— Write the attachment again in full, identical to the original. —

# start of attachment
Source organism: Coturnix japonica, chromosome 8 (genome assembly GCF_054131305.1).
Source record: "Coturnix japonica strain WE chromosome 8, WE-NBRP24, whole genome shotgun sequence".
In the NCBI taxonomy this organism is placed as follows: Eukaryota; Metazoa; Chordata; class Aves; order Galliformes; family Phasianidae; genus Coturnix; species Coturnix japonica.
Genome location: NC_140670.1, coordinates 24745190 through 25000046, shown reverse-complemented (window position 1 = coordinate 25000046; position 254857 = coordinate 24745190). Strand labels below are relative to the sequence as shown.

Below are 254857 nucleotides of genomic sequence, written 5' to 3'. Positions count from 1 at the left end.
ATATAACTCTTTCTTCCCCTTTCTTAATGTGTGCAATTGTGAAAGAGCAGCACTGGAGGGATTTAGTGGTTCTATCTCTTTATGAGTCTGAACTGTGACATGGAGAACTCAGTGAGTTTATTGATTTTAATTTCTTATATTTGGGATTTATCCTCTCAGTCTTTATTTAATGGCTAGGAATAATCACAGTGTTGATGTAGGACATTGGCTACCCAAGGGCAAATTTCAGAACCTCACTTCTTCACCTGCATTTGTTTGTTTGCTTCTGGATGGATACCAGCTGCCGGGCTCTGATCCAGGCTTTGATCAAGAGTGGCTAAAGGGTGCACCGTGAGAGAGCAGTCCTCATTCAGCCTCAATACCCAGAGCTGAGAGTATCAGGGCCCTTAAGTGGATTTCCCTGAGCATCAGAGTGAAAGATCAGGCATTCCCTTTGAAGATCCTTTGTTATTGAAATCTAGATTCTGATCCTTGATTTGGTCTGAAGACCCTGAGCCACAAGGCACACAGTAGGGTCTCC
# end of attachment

Source organism: Coturnix japonica, chromosome 8 (genome assembly GCF_054131305.1).
Source record: "Coturnix japonica strain WE chromosome 8, WE-NBRP24, whole genome shotgun sequence".
In the NCBI taxonomy this organism is placed as follows: Eukaryota; Metazoa; Chordata; class Aves; order Galliformes; family Phasianidae; genus Coturnix; species Coturnix japonica.
Genome location: NC_140670.1, coordinates 24745190 through 25000046, shown reverse-complemented (window position 1 = coordinate 25000046; position 254857 = coordinate 24745190). Strand labels below are relative to the sequence as shown.

Below are 254857 nucleotides of genomic sequence, written 5' to 3'. Positions count from 1 at the left end.
ATATAACTCTTTCTTCCCCTTTCTTAATGTGTGCAATTGTGAAAGAGCAGCACTGGAGGGATTTAGTGGTTCTATCTCTTTATGAGTCTGAACTGTGACATGGAGAACTCAGTGAGTTTATTGATTTTAATTTCTTATATTTGGGATTTATCCTCTCAGTCTTTATTTAATGGCTAGGAATAATCACAGTGTTGATGTAGGACATTGGCTACCCAAGGGCAAATTTCAGAACCTCACTTCTTCACCTGCATTTGTTTGTTTGCTTCTGGATGGATACCAGCTGCCGGGCTCTGATCCAGGCTTTGATCAAGAGTGGCTAAAGGGTGCACCGTGAGAGAGCAGTCCTCATTCAGCCTCAATACCCAGAGCTGAGAGTATCAGGGCCCTTAAGTGGATTTCCCTGAGCATCAGAGTGAAAGATCAGGCATTCCCTTTGAAGATCCTTTGTTATTGAAATCTAGATTCTGATCCTTGATTTGGTCTGAAGACCCTGAGCCACAAGGCACACAGTAGGGTCTCC